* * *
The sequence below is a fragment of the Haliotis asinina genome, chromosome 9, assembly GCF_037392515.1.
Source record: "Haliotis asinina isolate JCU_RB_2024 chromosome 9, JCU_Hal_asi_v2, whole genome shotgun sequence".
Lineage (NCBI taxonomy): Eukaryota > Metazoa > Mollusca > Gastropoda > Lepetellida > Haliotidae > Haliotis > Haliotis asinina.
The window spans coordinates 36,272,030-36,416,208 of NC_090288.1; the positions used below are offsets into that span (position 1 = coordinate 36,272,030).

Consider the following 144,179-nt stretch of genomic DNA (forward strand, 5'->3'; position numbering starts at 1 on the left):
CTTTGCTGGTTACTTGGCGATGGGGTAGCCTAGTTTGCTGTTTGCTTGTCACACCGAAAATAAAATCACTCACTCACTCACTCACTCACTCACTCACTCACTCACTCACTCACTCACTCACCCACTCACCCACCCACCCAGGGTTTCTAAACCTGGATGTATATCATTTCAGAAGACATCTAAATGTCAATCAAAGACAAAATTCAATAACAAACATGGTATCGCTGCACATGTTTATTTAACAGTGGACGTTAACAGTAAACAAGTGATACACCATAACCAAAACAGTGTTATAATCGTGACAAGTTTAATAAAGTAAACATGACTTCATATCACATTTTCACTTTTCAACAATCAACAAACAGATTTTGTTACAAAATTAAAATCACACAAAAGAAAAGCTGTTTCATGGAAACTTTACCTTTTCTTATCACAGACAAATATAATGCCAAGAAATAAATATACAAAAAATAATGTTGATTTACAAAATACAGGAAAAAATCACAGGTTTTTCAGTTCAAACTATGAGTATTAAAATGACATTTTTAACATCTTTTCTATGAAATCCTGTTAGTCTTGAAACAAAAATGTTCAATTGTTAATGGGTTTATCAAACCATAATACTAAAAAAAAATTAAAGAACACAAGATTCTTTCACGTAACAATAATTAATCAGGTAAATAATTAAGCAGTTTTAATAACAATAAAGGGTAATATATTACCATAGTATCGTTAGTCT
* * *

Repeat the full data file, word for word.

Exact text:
The sequence below is a fragment of the Haliotis asinina genome, chromosome 9, assembly GCF_037392515.1.
Source record: "Haliotis asinina isolate JCU_RB_2024 chromosome 9, JCU_Hal_asi_v2, whole genome shotgun sequence".
Lineage (NCBI taxonomy): Eukaryota > Metazoa > Mollusca > Gastropoda > Lepetellida > Haliotidae > Haliotis > Haliotis asinina.
The window spans coordinates 36,272,030-36,416,208 of NC_090288.1; the positions used below are offsets into that span (position 1 = coordinate 36,272,030).

Consider the following 144,179-nt stretch of genomic DNA (forward strand, 5'->3'; position numbering starts at 1 on the left):
CTTTGCTGGTTACTTGGCGATGGGGTAGCCTAGTTTGCTGTTTGCTTGTCACACCGAAAATAAAATCACTCACTCACTCACTCACTCACTCACTCACTCACTCACTCACTCACTCACTCACCCACTCACCCACCCACCCAGGGTTTCTAAACCTGGATGTATATCATTTCAGAAGACATCTAAATGTCAATCAAAGACAAAATTCAATAACAAACATGGTATCGCTGCACATGTTTATTTAACAGTGGACGTTAACAGTAAACAAGTGATACACCATAACCAAAACAGTGTTATAATCGTGACAAGTTTAATAAAGTAAACATGACTTCATATCACATTTTCACTTTTCAACAATCAACAAACAGATTTTGTTACAAAATTAAAATCACACAAAAGAAAAGCTGTTTCATGGAAACTTTACCTTTTCTTATCACAGACAAATATAATGCCAAGAAATAAATATACAAAAAATAATGTTGATTTACAAAATACAGGAAAAAATCACAGGTTTTTCAGTTCAAACTATGAGTATTAAAATGACATTTTTAACATCTTTTCTATGAAATCCTGTTAGTCTTGAAACAAAAATGTTCAATTGTTAATGGGTTTATCAAACCATAATACTAAAAAAAAATTAAAGAACACAAGATTCTTTCACGTAACAATAATTAATCAGGTAAATAATTAAGCAGTTTTAATAACAATAAAGGGTAATATATTACCATAGTATCGTTAGTCT